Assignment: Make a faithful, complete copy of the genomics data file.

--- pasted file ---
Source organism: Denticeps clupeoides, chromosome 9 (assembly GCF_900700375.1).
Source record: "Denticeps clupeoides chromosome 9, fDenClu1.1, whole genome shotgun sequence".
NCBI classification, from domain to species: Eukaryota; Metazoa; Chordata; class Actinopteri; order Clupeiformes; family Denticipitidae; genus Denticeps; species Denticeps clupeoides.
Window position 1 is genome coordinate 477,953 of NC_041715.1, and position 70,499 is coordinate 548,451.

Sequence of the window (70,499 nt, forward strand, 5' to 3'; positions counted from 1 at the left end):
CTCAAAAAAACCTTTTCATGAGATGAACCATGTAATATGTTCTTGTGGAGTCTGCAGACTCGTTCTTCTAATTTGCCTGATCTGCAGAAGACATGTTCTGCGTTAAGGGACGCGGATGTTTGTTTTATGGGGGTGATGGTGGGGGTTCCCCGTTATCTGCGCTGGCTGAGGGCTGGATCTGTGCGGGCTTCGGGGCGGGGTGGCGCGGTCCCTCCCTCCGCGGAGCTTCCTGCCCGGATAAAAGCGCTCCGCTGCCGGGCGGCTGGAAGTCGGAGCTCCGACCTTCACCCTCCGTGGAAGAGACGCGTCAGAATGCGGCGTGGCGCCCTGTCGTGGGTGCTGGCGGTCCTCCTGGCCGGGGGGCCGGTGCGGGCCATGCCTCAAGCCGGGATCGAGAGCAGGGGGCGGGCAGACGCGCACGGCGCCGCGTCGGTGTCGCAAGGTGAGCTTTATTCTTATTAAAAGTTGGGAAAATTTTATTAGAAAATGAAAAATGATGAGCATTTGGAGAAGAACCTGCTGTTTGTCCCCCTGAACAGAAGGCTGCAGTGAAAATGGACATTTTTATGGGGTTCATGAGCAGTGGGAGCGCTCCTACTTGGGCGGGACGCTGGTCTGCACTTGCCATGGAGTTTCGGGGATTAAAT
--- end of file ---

Source organism: Denticeps clupeoides, chromosome 9 (assembly GCF_900700375.1).
Source record: "Denticeps clupeoides chromosome 9, fDenClu1.1, whole genome shotgun sequence".
NCBI classification, from domain to species: Eukaryota; Metazoa; Chordata; class Actinopteri; order Clupeiformes; family Denticipitidae; genus Denticeps; species Denticeps clupeoides.
Window position 1 is genome coordinate 477,953 of NC_041715.1, and position 70,499 is coordinate 548,451.

Sequence of the window (70,499 nt, forward strand, 5' to 3'; positions counted from 1 at the left end):
CTCAAAAAAACCTTTTCATGAGATGAACCATGTAATATGTTCTTGTGGAGTCTGCAGACTCGTTCTTCTAATTTGCCTGATCTGCAGAAGACATGTTCTGCGTTAAGGGACGCGGATGTTTGTTTTATGGGGGTGATGGTGGGGGTTCCCCGTTATCTGCGCTGGCTGAGGGCTGGATCTGTGCGGGCTTCGGGGCGGGGTGGCGCGGTCCCTCCCTCCGCGGAGCTTCCTGCCCGGATAAAAGCGCTCCGCTGCCGGGCGGCTGGAAGTCGGAGCTCCGACCTTCACCCTCCGTGGAAGAGACGCGTCAGAATGCGGCGTGGCGCCCTGTCGTGGGTGCTGGCGGTCCTCCTGGCCGGGGGGCCGGTGCGGGCCATGCCTCAAGCCGGGATCGAGAGCAGGGGGCGGGCAGACGCGCACGGCGCCGCGTCGGTGTCGCAAGGTGAGCTTTATTCTTATTAAAAGTTGGGAAAATTTTATTAGAAAATGAAAAATGATGAGCATTTGGAGAAGAACCTGCTGTTTGTCCCCCTGAACAGAAGGCTGCAGTGAAAATGGACATTTTTATGGGGTTCATGAGCAGTGGGAGCGCTCCTACTTGGGCGGGACGCTGGTCTGCACTTGCCATGGAGTTTCGGGGATTAAAT